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Catherine Rampell: How Republicans could improve Biden's infrastructure proposal
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Catherine Rampell: How Republicans could improve Biden's infrastructure proposal

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Americans spend too much and get too little.

The U.S. government spends way more on health care than most other industrialized countries do and has little to show for it. (U.S. life expectancies are shorter than those in most other developed economies.) Likewise, we spend a lot on education and on public safety per capita, yet have outcomes that are either no better or in some respects considerably worse than those abroad.

On infrastructure, the United States fares especially poorly compared to its peers — a fact that has received curiously short shrift in Washington’s ongoing negotiations. So far, White House offers and Republican counteroffers have primarily focused on how much to spend, rather than how to make sure that money is spent well.

The price tag matters, yes. So does getting a good bang for our buck.

The United States is notoriously bad at this. We pay much more per unit of subway track or road tunnel, for instance, than other developed countries. Five of the world’s six most expensive subway lines are in New York City, according to the Transit Costs Project database maintained by New York University’s Marron Institute of Urban Management.

Likewise, a new tunnel in Seattle cost around $1.6 billion per mile, more than three times the per-mile cost of a recent tunnel in Paris and more than seven times that of one in Madrid, according to institute fellow Alon Levy.

Construction costs for the U.S. interstate highway system have also risen dramatically since the mid-20th century, according to a study from scholars at George Washington University and Yale. These patterns are not readily explained by labor or materials prices.

Analyses suggest no correlation between a country’s gross domestic product per capita and subway construction costs. Nor does it seem likely that European countries are keeping costs down because they care less about labor or environmental standards than we do. Rather, for reasons that have proven difficult to untangle — including poor planning, complicated procurement processes, our multilayered federalist system, NIMBYism and risks of litigation — we’re just worse at this than other countries.

The United States also funds projects that add little value, perhaps because of political pressures to distribute infrastructure dollars to every constituency, regardless of need or population density.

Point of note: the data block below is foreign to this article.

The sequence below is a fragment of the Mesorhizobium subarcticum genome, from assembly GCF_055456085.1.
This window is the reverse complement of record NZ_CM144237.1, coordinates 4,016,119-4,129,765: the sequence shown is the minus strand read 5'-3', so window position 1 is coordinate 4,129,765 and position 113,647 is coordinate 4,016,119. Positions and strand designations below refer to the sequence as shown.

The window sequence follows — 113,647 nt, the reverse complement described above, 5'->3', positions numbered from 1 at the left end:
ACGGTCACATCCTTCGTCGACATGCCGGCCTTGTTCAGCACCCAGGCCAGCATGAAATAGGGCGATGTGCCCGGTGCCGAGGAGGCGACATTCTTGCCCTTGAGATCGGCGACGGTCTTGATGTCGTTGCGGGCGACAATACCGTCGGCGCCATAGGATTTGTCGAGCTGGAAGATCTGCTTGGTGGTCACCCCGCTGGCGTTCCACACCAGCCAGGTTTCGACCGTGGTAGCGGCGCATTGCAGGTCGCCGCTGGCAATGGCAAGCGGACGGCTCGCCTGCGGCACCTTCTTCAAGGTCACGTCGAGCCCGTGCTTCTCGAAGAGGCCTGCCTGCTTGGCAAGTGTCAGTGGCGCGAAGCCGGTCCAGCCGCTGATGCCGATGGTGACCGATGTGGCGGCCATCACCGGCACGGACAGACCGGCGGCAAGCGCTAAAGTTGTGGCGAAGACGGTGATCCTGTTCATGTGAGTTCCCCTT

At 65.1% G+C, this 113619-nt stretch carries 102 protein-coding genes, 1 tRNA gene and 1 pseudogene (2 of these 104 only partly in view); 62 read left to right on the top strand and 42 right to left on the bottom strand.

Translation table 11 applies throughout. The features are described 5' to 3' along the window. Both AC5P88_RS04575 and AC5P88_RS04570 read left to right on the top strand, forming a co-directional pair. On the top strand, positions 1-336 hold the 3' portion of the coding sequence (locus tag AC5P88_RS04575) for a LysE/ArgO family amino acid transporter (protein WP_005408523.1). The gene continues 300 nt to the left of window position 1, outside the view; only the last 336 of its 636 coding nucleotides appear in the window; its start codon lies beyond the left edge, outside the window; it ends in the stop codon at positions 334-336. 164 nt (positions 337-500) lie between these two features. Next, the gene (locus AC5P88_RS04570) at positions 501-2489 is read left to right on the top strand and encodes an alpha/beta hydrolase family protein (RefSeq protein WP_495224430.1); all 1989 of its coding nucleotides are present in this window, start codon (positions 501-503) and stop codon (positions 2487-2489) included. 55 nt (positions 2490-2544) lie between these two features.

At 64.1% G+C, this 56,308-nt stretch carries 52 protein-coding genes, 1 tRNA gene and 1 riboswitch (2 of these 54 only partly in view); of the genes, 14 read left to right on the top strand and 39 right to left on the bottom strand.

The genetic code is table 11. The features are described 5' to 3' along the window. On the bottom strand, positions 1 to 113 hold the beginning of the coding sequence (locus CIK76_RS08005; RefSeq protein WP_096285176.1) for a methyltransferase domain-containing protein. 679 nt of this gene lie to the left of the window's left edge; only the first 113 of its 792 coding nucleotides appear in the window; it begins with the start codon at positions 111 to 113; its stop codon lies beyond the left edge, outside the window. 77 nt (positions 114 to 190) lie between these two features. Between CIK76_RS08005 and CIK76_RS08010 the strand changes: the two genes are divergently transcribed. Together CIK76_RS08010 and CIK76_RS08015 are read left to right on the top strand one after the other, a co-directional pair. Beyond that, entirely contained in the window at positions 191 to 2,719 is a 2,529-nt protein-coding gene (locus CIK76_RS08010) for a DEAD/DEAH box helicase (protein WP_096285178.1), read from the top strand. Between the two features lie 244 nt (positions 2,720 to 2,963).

“Historically, since the Obama administration, we’ve seen a proliferation of pretty dubious projects on the transit side,” says Eric Goldwyn, a program director and professor at the Marron Institute. “So it’s a bit of a double whammy, where you’re building bad projects, but you’re also paying a lot to build bad projects.”

Asked about infrastructure cost issues, Biden administration officials have acknowledged the problem. But they haven’t really explained how they plan to deal with it as part of the president’s proposed American Jobs Plan, whose very name shows the emphasis on maximizing new employment, rather than wringing maximum productivity from every penny. One official told me that the plan was not intended to be a “make-work” proposal but that the administration was willing to tolerate a little more expense if it helped created more meaningful jobs. (Of course, because infrastructure projects are capital-intensive, higher costs don’t necessarily mean extra spending goes to workers.)

Transportation Secretary Pete Buttigieg said recently that the cost issue does matter, that it’s a bit of a “head-scratcher,” and that he wants to “stand up more capabilities” to assess how our dollars could go further. Which sounds promising, but it doesn’t seem like a priority based on administration proposals so far.

In fact, some White House policies would make federally funded infrastructure projects more costly.

These include more stringent requirements for goods and materials to be “made in America and shipped on U.S.-flag, U.S.-crewed vessels” (that is, even if American suppliers are not pricing competitively). So far, President Biden has also maintained President Donald Trump’s steel and aluminum tariffs, and officials appear poised to raise existing lumber tariffs.

Republicans have long branded themselves as the government-skeptic party, casting themselves in opposition to Democrats’ supposed love of bloated bureaucracy. Well, here’s an opportunity for GOP lawmakers to prove their mettle, by actually adding value to the ongoing infrastructure negotiations.

Rather than conspiring to drown government in a bathtub — as they’ve tried, and failed, to do since the Reagan era — Republicans could seek ways to ensure necessary government functions operate more efficiently.

That might mean pressuring the White House to change its cost-benefit analysis of prospective infrastructure priorities. Or attaching more strings to project grants to incentivize states to streamline land-use and environmental review regulations. Or demanding more waivers for buy-American provisions and a repeal of tariffs.

Of course, Biden could make such changes on his own (and he’s shown openness to some of them). But if Republicans want to prove their fiscal-responsibility bona fides, focusing on efficiency — rather than haggling over the price tag — would be a good place to start.

Catherine Rampell’s email address is crampell@washpost.com. Follow her on Twitter, @crampell

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